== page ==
Sustainability Blog

The first of five Unite2Green Hayward workshops was held on Saturday, October 31 on the topic of water conservation and efficiency. The Unite2Green Leaders ran concurrent half hour workshops in Spanish and English. The combined workshops had approximately fifty adult attendees, forty of which attended the Spanish language workshop.

Unite2Green Leaders

Unite2Green is a pilot program that is training “Leaders” - three high school students, one Chabot College student, and one Tiburcio Vasquez Promotora (Health Promoter) - to educate their neighbors in the Jackson Triangle about the effect that climate change will have on their health, finances, and security. The City is partnering with ICLEI and the Hayward Promise Neighborhood to implement Unite2Green Hayward with funding from the San Francisco Foundation. The Unite2Green Leaders will run five workshops between October and April on water, energy, recycling, environmental health, and climate change.

The water efficiency workshop covered the drought, cost-effective ways to reduce water waste, and the City’s water conservation programs. The Leaders included photos of their own efforts to reduce water consumption. The majority of residents who attended the workshop rent their homes and the workshop was tailored to renters, who typically do not pay their own water bills or receive the City’s educational materials as bill inserts.

The workshops were held at the HUSD Parent Resources HUB in conjunction with the Hayward Promise Neighborhood Fall Reading Festival. In addition to books, Halloween treats, and lunch, attendees received free water-efficient showerheads.

Unite2Green Leaders

 

Things I learned during my time in Hayward’s Environmental Services Department 

Arianna
by Arianna Bankler-Jukes

As I finished my last meeting at UES, I turned to the head of the department and said, “I am basically an analyst now, so if you want to hire me, you are more than welcome to.” Now, there was no physical way I could have jumped from fellow to analyst in six weeks, but I did learn an incredible amount during my time in Hayward’s Environmental Services department. While I could sit here spewing out all the cool stuff I now know, I’ll limit it to my top three favorite tidbits of info.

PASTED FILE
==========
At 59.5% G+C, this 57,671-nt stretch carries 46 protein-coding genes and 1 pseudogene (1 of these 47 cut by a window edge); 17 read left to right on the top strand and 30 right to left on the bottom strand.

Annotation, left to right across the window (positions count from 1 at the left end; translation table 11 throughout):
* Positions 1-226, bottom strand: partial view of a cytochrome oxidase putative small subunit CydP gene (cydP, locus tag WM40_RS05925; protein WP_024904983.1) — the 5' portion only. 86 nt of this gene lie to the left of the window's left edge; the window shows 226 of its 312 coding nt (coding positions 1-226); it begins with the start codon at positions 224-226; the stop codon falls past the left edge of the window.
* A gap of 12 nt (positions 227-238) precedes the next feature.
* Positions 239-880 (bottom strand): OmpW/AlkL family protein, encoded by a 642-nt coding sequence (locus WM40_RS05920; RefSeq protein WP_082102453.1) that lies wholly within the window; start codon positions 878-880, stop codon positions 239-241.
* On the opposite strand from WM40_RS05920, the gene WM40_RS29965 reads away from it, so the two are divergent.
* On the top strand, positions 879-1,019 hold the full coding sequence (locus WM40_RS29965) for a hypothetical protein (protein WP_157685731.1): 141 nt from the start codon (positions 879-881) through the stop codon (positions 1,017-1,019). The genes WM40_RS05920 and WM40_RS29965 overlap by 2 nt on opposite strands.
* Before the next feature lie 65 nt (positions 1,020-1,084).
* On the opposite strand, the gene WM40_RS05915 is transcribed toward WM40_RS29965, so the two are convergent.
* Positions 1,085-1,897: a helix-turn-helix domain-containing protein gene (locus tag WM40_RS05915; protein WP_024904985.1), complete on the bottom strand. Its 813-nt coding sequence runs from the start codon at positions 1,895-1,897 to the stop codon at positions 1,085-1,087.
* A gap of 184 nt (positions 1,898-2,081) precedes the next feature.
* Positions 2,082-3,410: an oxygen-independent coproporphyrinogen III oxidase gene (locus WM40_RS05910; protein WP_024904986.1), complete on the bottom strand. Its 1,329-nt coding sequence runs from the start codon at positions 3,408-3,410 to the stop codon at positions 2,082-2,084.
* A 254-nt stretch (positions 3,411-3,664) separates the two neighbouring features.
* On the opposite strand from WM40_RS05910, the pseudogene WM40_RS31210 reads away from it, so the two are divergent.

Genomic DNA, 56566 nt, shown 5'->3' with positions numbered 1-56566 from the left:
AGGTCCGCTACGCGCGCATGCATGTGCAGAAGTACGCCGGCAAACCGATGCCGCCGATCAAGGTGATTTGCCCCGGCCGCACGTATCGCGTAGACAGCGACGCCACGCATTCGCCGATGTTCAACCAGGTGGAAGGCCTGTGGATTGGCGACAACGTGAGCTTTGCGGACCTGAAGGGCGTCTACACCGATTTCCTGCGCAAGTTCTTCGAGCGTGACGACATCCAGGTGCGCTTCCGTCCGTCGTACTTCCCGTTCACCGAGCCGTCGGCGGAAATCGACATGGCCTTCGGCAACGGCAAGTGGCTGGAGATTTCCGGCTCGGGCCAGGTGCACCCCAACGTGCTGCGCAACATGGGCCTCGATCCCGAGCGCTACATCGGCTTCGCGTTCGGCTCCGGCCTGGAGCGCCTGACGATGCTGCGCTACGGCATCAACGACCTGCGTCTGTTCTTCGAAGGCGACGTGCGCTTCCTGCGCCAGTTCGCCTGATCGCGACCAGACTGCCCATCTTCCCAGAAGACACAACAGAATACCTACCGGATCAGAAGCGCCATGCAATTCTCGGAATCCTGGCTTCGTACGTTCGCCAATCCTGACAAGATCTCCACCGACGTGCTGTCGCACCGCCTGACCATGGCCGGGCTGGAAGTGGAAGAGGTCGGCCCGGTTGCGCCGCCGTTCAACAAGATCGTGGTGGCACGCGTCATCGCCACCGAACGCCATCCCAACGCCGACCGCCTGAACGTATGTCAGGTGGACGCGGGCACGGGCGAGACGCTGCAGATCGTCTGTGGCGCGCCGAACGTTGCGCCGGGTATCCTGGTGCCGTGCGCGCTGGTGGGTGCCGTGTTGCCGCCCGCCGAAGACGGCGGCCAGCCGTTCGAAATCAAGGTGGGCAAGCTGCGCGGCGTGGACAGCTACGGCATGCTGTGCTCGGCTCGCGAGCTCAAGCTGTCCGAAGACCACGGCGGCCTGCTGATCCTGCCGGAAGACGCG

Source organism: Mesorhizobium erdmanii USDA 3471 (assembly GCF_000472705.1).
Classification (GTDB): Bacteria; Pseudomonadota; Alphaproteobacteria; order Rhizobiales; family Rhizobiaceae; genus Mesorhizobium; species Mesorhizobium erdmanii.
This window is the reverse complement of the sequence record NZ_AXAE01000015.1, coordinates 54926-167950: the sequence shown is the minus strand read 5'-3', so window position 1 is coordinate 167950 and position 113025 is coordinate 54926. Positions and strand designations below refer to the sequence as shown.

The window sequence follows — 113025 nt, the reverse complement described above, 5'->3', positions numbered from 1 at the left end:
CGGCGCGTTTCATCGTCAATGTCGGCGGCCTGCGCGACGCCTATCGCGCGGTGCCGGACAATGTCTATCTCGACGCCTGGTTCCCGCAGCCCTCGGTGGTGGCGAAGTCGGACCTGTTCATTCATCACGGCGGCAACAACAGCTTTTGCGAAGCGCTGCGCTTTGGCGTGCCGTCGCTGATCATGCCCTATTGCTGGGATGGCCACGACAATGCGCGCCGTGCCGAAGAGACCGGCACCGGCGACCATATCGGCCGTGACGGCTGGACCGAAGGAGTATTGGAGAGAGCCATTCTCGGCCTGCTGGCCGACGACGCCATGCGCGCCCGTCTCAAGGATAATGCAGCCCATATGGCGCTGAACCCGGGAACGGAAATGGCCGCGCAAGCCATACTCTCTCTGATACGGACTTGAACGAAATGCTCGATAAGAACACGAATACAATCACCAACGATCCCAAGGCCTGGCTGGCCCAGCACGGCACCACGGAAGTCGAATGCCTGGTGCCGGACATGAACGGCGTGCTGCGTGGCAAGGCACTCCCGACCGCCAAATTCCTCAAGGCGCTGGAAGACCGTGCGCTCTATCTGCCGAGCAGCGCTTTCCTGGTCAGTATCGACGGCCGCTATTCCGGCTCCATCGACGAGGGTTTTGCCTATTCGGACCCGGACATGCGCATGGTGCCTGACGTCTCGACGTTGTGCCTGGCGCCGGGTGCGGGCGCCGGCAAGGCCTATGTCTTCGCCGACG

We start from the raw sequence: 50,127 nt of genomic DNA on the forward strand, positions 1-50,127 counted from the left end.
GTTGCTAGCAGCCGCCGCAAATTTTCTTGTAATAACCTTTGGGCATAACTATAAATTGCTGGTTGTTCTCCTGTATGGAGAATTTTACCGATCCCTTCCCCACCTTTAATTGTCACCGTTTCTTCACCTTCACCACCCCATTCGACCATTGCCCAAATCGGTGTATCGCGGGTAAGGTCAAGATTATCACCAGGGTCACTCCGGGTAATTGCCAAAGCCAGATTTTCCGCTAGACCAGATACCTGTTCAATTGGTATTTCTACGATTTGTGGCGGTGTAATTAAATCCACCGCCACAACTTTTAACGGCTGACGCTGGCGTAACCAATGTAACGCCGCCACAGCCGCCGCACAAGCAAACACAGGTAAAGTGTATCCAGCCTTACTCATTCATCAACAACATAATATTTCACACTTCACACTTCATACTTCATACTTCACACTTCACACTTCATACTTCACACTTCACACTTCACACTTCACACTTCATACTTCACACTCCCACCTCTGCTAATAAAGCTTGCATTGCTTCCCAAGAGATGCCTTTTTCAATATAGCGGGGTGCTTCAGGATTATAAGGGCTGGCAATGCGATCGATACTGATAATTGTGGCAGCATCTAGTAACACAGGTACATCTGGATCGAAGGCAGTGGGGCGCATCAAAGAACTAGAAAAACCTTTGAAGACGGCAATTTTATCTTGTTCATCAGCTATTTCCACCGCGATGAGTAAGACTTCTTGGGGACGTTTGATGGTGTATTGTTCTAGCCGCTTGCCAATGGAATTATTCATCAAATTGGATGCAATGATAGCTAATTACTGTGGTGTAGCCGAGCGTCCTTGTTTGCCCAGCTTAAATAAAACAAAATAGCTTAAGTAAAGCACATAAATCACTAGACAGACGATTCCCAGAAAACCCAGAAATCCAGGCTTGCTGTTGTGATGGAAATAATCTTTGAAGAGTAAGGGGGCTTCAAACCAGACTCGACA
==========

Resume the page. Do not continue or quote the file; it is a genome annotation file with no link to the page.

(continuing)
These three bits of info only touch the surface of all that is going on in Hayward and locally. The best part is that there are so many small changes we can make in order to be environmentally friendly citizens, if it wasn’t for the environmental services department in Hayward, I would not be as hip to these tips. Thanks Hayward U&ES!

1. Free things! Did you know that you could go to city hall and pick up a free replacement showerhead and sink faucet? Let me put a little more emphasis on an important part of that… you got these things for FREE! I love free things. I also love environmentally sustainable things. So free environmentally sustainable things are really some of the best double whammies out there. The shower and faucet heads have an aerator function, adding air to the water flow so that the pressure feels the same but less water is used. It is super easy to replace; you literally twist off the old showerhead and twist on the new one. Getting one from Hayward city hall is also a great way to meet Jenn at the front desk who hands the supplies out… and she is awesome so it is the best of both worlds.

2. Compost: While Hayward hooks homes up with free, green bins for kitchen compost use, I live in Berkeley and our city hall doesn’t love us as much. Ok, that is not entirely true Berkeley is great but you know what I mean – we don’t get free small bins. So, one cool tip I learned during my time here at Hayward is that you can easily collect bio-trash at home. I now put all of my food scraps, coffee filters, and used paper towels into old egg cartons or cereal boxes and store it in my freezer before taking them out to the green bin. Best part of this whole thing – No fruit flies or bad smells! Woot woot!

3. Co-Gen Life: I was fortunate to get a tour of Hayward’s waste treatment plant. The EPA requires all sewage water to be treated before going out into the bay (for good reason because that would be so gross otherwise). Well one thing that you may think is also gross but is actually super cool is what they do with that solid waste coming through the sewage system. It sounds a little icky but bear with me; they heat up the solid waste and use the biogas that comes from the heated up waste to power the waste treatment plant. They get so much energy from this process (known as cogeneration or as the cool kids call it, the Co-Gen) that the plant actually produces more energy than it consumes – what! Talk about efficient! Way to go Hayward Waste Treatment plant!

 

Part of the City’s role in keeping trash off of Hayward’s streets is to provide public trash cans. Utilities and Environmental Services staff recently selected locations of fifteen new “Big Belly” trash and recycling receptacles based on review and general direction from the Council Sustainability Committee. The new cans are primarily on Mission Boulevard, Tennyson Road and Hesperian Boulevard. Maintenance Services staff completed the installations.